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The Archipelago Consort


Sun 19 Apr 2009, 2:00pm–3:30pm

Where: St Lukes Church, 130 Remuera Rd, Remuera, Auckland

Restrictions: All Ages

Ticket Information:

  • Adult: $20.00
  • Student: $10.00
  • Child: $5.00
  • Additional fees may apply

Listed by: Peter Reid

The Archipelago Consort brings to life music from a bygone era, playing original instruments with a fresh approach. Much of the finest music published during the early baroque era was from the great Venetian archipelago – now brought across the seas to the islands of New Zealand by The Archipelago Consort.
Peter Reid – Cornetto
Jessica Shaw – Recorders
Robert Oliver – Viola da Gamba
Rachael Griffiths-Hughes – Harpsichord/ Organ

The concert will feature hidden pearls from this early Baroque era - the expressive, the virtuosic, the sensuous - music by composers Girolamo Frescobaldi, Giovanni Battista Riccio, Maurizio Cazzati, Dario Castello, Giovanni Paolo Cima and a really fun set of variations on the Bergamasca progression by Marco Uccellini. Plus a little bit of Spain with Diego Ortiz. And some English in the programme with an original treatment of Greensleeves and a remarkable solo for gamba by the soldier/ musician Tobias Hume.

Jessica has an active career as a professional recorder player and teacher. She first studied at Auckland University for a Masters degree, before studying recorder at Rotterdam and the Hague. She was in the same year and Northcote College music classes last century with both Peter and Rachael's husband Martin!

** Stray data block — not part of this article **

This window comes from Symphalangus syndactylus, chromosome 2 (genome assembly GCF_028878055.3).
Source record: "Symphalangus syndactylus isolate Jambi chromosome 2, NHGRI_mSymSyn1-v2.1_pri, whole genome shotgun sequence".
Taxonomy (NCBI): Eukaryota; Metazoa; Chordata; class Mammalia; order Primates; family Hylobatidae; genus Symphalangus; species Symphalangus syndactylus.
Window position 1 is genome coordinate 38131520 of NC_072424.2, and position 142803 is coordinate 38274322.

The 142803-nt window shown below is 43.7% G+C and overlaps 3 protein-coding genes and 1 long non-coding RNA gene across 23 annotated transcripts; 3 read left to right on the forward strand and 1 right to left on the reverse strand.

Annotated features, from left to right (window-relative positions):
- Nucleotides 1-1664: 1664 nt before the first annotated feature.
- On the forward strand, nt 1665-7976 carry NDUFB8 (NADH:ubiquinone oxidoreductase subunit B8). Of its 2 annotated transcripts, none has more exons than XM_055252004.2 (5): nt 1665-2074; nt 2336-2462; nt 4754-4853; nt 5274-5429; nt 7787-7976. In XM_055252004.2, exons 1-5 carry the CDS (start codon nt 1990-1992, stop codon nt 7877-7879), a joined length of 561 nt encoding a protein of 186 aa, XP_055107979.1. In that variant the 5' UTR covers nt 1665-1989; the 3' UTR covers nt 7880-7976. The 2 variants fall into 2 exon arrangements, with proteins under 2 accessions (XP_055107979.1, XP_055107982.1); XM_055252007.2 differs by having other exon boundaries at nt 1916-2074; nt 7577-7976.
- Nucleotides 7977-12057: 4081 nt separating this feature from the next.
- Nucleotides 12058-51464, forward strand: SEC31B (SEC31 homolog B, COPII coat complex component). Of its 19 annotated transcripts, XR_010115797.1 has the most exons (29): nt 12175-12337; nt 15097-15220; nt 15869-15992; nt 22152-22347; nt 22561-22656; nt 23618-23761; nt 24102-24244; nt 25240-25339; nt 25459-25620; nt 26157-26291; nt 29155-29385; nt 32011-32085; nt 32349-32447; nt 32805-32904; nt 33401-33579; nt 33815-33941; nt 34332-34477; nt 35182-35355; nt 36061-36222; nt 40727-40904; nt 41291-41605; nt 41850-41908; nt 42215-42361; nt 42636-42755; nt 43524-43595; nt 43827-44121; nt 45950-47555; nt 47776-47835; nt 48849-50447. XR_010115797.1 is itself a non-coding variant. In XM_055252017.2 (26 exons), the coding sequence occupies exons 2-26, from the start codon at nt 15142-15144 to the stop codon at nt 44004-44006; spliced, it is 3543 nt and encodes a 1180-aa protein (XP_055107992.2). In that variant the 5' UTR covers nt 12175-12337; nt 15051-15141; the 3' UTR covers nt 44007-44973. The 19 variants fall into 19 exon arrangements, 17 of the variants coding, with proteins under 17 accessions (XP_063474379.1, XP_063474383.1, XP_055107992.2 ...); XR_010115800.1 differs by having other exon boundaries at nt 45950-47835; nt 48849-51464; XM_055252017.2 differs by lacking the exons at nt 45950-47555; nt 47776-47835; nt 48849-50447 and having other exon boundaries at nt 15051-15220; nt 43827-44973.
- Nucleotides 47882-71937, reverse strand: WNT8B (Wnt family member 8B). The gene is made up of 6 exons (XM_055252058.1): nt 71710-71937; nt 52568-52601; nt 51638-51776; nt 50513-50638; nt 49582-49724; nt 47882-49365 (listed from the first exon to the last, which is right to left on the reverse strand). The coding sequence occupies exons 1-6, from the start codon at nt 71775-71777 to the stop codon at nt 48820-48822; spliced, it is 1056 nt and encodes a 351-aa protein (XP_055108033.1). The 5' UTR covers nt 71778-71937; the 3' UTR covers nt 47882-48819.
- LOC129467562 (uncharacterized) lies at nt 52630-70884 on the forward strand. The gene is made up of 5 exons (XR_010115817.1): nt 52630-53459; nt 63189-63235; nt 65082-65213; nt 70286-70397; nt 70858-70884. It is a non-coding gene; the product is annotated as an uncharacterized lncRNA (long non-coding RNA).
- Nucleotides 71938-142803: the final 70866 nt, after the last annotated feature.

Rachael teaches at the Waikato University and is the Director of Music at St Peter's Cathedral in Hamilton. She has a Masters in harpsichord and organ performance from Auckland University and a Doctorate from the State University of New York in Stony Brook.

Robert plays viol da gamba and joins The Archipelago Consort for the first time. Director of Music at St Mary of the Angels in Wellington, he travels to Auckland for Handel's La Resurrezione with the Handel Consort & Quire the night before: The gamba is the bass instrument of the viol family - it has 6 or 7 strings over a fretted neck. Robert will by turns provide the bassline for the ensemble, play melody and ornamentation right up into the alto register, along with the ability to play chords.

Peter first took up the cornetto when he was studying trumpet at the Trinity College of Music in London. He now lives in Auckland. Last year was a busy one for his cornetto with a tour around New Zealand for Chamber Music NZ, playing solo before the King of Tonga for a Coronation concert in Nuku-alofa, and concerts with the Age of Discovery

The cornetto is an instrument rarely heard on these isles - the tone is woody but pure, and can be shaped most expressively. The cornetto was much favoured in its heyday (1500-1650) for its ability to emulate and blend with the human voice: Mersenne wrote about the sound in 1635 "It seems like the brilliance of a shaft of sunlight appearing in the shadow or in darkness, when one hears it among the voices in cathedrals or in chapels". The Otago Daily Times in 2008 "a haunting sound that was delicious in its solo" while the Nelson Mail said "The most pleasureable sound for me was the cornetto. This is a long, thin wooden instrument, bound in leather, with a trumpet reed. Peter Reid played it with a superb, controlled legato that would rival Wynton Marsalis for richness of tone and apparent effortlessness."

If you fancy a taste of this or all of the above, see you at the beautiful stone church on Sunday April 19th!

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